Professional Mariner Injuries- The Doctrine Of Unseaworthiness
As a New York Attorney who represents seaman who sustain personal injuries, in New York harbor, I am familiar with the doctrine of unseaworthiness. The general maritime law imposes a duty on shipowners to provide vessels, equipment and crew which are reasonably fit for their intended use. If the vessel, or its equipment or crew are not reasonably fit for their intended use, then the ship or that part of the ship or its equipment or crew, is unseaworthy. Shipowners are responsible to compensate professional mariners who sustain personal injuries because of dangerous conditions aboard a ship.
Unseaworthiness is a claim that the ship or its crew or equipment was not reasonably fit for its intended purpose. To establish an unseaworthiness claim, an injured maritime worker must establish that the ship or its equipment or crew, was unseaworthy; and that such unseaworthiness was a proximate cause of the sailor’s personal injury.
A vessel may be unseaworthy because of an inadequate or incompetent crew, including the presence of especially dangerous seamen on the crew; or an assignment of an insufficient number of men to a task; or the. failure to properly maintain equipment; or the failure of equipment under normal and proper use; or misuse of even non-defective, otherwise seaworthy gear; or ‘any other unsafe part of the vessel and appurtenances, or any defective gear used; or the lack of a safe means of boarding and departing the vessel.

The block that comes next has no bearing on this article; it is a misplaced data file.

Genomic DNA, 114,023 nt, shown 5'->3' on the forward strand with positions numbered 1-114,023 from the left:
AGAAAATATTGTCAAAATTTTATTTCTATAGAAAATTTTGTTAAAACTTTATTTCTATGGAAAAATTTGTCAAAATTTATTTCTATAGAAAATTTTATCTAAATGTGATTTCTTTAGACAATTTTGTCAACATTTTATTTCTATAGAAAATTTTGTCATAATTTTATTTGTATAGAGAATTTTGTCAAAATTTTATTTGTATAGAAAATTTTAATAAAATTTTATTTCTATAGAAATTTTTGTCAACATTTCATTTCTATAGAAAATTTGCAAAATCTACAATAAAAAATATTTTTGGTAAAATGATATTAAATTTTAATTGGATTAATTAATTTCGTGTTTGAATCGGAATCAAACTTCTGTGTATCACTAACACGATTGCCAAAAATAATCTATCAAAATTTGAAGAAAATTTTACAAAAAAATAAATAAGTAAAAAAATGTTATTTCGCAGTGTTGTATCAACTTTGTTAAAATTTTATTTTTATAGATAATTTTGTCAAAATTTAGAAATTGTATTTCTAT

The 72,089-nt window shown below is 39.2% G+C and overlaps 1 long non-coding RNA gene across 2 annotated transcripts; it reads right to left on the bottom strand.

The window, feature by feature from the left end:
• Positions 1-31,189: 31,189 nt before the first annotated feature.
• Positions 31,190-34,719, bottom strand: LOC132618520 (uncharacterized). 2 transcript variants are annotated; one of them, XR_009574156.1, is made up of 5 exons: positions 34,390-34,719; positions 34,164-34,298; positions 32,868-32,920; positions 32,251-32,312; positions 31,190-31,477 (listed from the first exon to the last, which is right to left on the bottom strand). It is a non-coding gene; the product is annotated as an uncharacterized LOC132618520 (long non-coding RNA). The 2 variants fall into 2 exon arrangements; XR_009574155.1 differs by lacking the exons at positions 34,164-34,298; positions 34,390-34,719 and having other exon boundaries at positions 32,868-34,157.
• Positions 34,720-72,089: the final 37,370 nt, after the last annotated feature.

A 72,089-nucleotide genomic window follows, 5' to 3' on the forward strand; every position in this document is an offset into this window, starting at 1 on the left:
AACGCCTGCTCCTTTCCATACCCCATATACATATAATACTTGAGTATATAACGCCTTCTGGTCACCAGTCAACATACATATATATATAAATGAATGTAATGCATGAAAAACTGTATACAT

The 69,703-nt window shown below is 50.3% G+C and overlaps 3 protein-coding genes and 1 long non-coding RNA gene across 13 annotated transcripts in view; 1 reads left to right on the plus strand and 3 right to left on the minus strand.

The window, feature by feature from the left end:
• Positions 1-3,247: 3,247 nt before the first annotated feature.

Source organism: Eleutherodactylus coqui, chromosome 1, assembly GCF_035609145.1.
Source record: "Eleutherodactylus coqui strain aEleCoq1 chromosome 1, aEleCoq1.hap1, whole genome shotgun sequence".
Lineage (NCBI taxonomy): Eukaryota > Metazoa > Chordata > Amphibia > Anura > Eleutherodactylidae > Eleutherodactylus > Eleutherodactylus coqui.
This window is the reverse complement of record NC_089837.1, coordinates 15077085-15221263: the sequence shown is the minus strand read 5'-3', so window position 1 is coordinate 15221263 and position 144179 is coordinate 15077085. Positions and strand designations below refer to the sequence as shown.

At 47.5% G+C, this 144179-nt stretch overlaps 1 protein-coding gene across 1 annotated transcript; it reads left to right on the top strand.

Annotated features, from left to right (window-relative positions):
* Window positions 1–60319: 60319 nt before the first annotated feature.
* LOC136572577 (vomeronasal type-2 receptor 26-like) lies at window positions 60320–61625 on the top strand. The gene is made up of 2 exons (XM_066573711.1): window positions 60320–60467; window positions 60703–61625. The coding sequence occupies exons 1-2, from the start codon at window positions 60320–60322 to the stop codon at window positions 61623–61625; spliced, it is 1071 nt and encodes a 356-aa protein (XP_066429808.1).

The shipowner’s duty to provide a seaworthy ship is absolute, continuing and may not be delegated to a third party. This means the shipowner is responsible for the dangerous condition aboard a ship regardless of who created it. The shipowner’s lack of knowledge or lack of opportunity to correct such conditions, or the shipowner’s diligence are irrelevant. If the ship or its equipment or crew (or the relevant part) was unseaworthy and such unseaworthiness was a proximate cause of an injury to plaintiff, then the shipowner is liable to the plaintiff. It is the shipowner’s duty to provide a ship, equipment and crew which are reasonably fit for their intended purpose.
If a dangerous condition exists aboard a vessel, whether it was brought into existence by the ship’s crew, a third party, or even a fellow employee, the shipowner would still be liable.